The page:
Music's Place in the School Day

Emma Greschak

The hustle and bustle of a typical school day can drain even the most alert student’s mind. Fluorescent lights and loud peers, along with the humdrum of a daily schedule being repeated over and over again can be a damper to anyone’s happiness. It’s no wonder that in an environment like this, many teens look for something to keep them going throughout the day. For Junior Robbie Brown, that particular interest is music.
“My favorite song is “Kokopelli Face Tattoo” by Andrew Jackson Jihad,” said Brown. “Listening to it makes me feel energized and more motivated.”
Brown says music can take the bad out of his day and actually help improve his focus. He says music can put him in a better mood as well.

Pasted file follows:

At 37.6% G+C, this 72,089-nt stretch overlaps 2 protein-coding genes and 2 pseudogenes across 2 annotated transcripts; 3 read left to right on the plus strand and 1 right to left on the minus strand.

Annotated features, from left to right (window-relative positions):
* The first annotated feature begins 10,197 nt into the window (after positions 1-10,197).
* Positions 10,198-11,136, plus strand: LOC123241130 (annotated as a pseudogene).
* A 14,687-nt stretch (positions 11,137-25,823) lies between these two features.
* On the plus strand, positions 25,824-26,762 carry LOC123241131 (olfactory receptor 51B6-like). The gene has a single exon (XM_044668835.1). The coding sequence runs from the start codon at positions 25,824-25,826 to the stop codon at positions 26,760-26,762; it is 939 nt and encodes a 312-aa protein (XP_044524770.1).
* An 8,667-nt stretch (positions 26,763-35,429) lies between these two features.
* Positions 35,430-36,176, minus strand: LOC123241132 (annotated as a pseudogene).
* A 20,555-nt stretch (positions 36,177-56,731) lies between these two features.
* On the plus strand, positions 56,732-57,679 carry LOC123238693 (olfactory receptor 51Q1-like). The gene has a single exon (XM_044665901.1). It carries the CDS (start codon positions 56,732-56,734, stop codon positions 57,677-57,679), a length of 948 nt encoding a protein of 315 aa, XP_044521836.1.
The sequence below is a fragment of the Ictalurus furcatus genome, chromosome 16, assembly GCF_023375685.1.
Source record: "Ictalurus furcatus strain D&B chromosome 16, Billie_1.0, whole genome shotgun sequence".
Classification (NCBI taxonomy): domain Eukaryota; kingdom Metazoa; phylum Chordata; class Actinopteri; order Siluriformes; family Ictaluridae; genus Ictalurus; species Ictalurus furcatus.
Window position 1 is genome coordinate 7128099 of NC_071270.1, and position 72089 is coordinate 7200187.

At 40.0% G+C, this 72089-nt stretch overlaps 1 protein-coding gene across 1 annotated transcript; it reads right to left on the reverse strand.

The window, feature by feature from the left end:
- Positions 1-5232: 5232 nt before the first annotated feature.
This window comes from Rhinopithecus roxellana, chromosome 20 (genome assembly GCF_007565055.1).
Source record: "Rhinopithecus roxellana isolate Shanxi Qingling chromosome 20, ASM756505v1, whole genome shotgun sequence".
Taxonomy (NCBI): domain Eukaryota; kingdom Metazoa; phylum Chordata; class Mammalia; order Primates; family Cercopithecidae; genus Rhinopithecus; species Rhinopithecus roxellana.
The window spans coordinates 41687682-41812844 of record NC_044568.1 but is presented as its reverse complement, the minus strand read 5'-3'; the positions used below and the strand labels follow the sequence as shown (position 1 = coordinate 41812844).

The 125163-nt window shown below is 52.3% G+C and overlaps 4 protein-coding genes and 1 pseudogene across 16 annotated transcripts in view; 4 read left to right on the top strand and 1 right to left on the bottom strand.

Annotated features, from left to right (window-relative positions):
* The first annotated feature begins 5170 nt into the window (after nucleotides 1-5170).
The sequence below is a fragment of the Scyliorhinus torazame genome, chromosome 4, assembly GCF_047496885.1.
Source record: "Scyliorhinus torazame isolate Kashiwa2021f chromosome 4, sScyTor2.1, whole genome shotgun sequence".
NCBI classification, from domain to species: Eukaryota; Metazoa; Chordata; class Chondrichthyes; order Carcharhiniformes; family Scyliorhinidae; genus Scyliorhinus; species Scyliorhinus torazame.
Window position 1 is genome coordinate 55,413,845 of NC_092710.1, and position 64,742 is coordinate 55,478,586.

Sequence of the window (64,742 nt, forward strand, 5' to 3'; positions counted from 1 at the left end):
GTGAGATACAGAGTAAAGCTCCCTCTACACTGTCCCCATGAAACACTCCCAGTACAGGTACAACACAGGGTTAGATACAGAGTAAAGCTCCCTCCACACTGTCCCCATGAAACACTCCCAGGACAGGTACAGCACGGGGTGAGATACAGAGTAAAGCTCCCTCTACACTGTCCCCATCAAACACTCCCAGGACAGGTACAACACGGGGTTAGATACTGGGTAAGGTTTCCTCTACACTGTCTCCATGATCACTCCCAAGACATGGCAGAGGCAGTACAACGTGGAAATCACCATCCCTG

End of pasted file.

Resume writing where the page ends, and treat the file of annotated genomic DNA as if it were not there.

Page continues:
According to a New York Times study from 202, it was found that workers who listened to music completed their tasks more quickly and came up with better ideas than those who didn’t because the music caused their brains to release a chemical called Dopamine, which improved their mood.
Many students depend on music to escape an environment that’s too loud, or simply to regain focus. A recent study from Wales University concluded that listening to different types of music can affect students’ test scores differently. Classical music, and any other music without vocals, had the biggest positive effect on scores, but none of the types of music which were tested proved to significantly decrease scores.
But despite this evidence in support of music, LNHS has a policy which bans headphones during the school day.
Brown described how “…school tends to shove education down your throat, with no time to let you keep up with what makes you happy.”
He said the best thing Loy Norrix could do to improve this would be to merely acknowledge the significant positive change that music can bring to a student’s school day, and maybe someday even repeal the policy.
By Emma Greschak